Record drop for Canadian home price index in August

But there are still some local markets where prices are rising according to the Teranet-National Bank HPI

Record drop for Canadian home price index in August
Steve Randall

Canadian house prices continue to be a concern for those already in the market, with a new record drop set last month for a key trend measure.

The Teranet-National Bank House Price Index (HPI) tracks multiple nationwide housing markets and posted a 2.1% decline in August, its largest ever, as inflation and the slowing housing market impacted values.

Decreasing property values accounted for almost half of the near-$1 billion decline in Canadian households’ net worth in the second quarter of 2022.

The HPI’s previous biggest fall was in July 2010 (1.3%) but last month’s data was exceptional as all but three of the CMAs surveyed posted a decline.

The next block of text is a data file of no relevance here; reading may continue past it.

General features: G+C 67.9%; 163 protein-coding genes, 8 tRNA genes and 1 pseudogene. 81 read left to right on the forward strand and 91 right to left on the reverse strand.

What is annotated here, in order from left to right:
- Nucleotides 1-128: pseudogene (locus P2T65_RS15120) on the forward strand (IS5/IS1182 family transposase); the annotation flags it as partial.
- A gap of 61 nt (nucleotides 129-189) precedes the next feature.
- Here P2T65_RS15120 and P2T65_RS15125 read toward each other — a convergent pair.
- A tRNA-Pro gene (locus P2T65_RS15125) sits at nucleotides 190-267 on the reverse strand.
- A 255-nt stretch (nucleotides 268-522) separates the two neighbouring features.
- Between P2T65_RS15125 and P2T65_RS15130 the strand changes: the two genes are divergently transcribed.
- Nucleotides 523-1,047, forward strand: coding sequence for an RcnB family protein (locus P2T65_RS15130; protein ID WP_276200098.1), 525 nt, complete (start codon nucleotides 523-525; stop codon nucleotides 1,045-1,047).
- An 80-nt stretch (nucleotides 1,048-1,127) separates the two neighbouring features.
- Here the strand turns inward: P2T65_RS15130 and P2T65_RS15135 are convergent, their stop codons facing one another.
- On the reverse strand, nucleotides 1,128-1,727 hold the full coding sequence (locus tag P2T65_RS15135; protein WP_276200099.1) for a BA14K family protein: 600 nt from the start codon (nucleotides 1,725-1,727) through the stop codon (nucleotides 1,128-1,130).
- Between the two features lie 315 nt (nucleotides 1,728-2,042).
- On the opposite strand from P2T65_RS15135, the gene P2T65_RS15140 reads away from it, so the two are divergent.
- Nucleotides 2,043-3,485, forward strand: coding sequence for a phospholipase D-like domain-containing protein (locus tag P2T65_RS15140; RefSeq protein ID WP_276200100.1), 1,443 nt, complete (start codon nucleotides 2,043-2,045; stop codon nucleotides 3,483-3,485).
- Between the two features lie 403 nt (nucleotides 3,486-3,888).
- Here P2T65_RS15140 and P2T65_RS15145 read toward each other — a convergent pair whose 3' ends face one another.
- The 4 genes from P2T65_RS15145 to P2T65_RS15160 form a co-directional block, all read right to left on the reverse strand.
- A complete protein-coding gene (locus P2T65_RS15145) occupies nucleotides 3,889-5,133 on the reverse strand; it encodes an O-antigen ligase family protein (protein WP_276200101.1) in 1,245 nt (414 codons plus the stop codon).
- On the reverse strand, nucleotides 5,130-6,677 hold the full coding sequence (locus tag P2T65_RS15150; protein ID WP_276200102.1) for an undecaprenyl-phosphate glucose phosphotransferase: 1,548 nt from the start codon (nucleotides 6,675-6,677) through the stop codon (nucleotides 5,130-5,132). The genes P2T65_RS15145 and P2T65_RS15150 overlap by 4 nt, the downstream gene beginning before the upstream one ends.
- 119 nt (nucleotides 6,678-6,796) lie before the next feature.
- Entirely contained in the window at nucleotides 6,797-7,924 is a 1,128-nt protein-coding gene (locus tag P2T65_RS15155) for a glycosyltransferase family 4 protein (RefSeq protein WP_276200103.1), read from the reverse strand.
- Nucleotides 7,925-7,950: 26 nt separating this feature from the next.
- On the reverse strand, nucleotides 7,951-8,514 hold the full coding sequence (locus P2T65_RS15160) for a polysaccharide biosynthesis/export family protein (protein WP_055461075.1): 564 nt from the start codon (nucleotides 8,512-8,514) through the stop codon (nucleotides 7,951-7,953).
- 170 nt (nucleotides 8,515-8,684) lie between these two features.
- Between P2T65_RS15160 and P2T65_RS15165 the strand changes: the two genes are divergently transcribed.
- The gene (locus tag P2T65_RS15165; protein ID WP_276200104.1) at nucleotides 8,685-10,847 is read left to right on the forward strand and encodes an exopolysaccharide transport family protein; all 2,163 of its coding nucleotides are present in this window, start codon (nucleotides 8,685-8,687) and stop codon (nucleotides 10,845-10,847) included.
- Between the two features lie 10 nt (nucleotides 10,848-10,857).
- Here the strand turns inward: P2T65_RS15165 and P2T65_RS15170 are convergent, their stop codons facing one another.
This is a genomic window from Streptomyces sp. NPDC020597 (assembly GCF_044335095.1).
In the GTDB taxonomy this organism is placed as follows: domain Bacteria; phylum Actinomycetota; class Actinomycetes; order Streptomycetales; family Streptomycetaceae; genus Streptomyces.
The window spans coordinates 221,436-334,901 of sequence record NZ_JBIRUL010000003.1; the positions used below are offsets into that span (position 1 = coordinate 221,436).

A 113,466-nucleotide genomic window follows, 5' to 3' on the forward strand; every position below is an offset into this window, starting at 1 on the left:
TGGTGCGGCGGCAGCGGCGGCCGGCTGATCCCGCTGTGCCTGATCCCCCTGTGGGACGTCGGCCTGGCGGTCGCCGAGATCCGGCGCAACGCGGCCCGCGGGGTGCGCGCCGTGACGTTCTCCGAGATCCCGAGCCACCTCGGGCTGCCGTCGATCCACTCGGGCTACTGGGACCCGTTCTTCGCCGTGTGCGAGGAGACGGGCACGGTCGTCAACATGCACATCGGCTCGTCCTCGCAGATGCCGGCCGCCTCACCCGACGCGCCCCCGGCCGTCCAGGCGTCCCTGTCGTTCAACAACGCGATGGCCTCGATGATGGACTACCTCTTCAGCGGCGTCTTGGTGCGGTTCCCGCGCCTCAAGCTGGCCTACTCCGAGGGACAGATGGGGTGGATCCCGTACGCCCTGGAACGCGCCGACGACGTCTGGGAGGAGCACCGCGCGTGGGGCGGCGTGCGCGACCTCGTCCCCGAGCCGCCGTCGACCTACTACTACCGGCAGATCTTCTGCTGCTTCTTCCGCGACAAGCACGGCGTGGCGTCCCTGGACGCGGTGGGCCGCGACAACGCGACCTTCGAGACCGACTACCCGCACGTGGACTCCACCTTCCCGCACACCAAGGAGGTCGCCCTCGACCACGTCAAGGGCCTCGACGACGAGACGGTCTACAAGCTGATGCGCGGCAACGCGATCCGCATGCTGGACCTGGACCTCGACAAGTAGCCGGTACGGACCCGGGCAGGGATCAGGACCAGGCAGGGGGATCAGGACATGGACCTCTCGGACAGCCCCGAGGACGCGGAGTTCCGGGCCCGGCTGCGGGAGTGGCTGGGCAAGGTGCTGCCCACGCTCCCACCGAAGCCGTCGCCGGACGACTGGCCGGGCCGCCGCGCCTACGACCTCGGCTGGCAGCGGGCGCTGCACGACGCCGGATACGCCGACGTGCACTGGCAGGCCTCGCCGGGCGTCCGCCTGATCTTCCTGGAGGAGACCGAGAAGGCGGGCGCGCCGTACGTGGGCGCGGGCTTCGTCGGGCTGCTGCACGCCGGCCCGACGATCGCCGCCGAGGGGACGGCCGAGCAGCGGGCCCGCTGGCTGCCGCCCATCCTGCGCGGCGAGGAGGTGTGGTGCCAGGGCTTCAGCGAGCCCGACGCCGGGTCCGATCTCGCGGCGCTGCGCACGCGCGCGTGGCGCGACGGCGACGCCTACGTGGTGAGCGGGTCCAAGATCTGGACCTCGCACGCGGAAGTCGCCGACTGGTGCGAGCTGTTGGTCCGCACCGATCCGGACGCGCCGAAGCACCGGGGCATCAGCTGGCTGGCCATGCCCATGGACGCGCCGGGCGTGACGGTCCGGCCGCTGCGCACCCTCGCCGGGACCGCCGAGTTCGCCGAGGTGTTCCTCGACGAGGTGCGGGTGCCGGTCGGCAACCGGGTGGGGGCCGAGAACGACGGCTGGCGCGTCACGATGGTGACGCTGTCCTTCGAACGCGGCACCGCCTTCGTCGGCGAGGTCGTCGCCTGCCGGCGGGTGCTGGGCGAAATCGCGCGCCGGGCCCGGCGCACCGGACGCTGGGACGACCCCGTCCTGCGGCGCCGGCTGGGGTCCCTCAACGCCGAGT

The index peaked in May 2022 and is down more than 4% since with Hamilton (-10.5%), Halifax (-8.7%), and Toronto (-8.3%) the biggest drags.

The monthly declines were led by Hamilton (-5.4%), Ottawa-Gatineau (-3.8%), Halifax (-3.6%) and Toronto (-3.5%), with gains for Calgary (+1.3%), Edmonton (+2.8%), and Lethbridge, which is not covered in the composite CMA (+2.6%).

Analysts at the index expect it to be 10-15% lower than its peak by the end of 2023, assuming a peak 4% policy rate from the Bank of Canada which is reduced in the second half of next year.

A recent RE/MAX Canada report shows that there are still pockets of price gains even within wider market declines.

Nationwide correction

The decreases recorded in the HPI month-over-month are significant, but prices still remain elevated.

Year-over-year the index covering 11 CMAs around the country was up 9% in August. However this was the fourth consecutive month of slower growth.

The largest annual gains were in Halifax (15.4%), Victoria (14.8%), and Calgary (13.6%).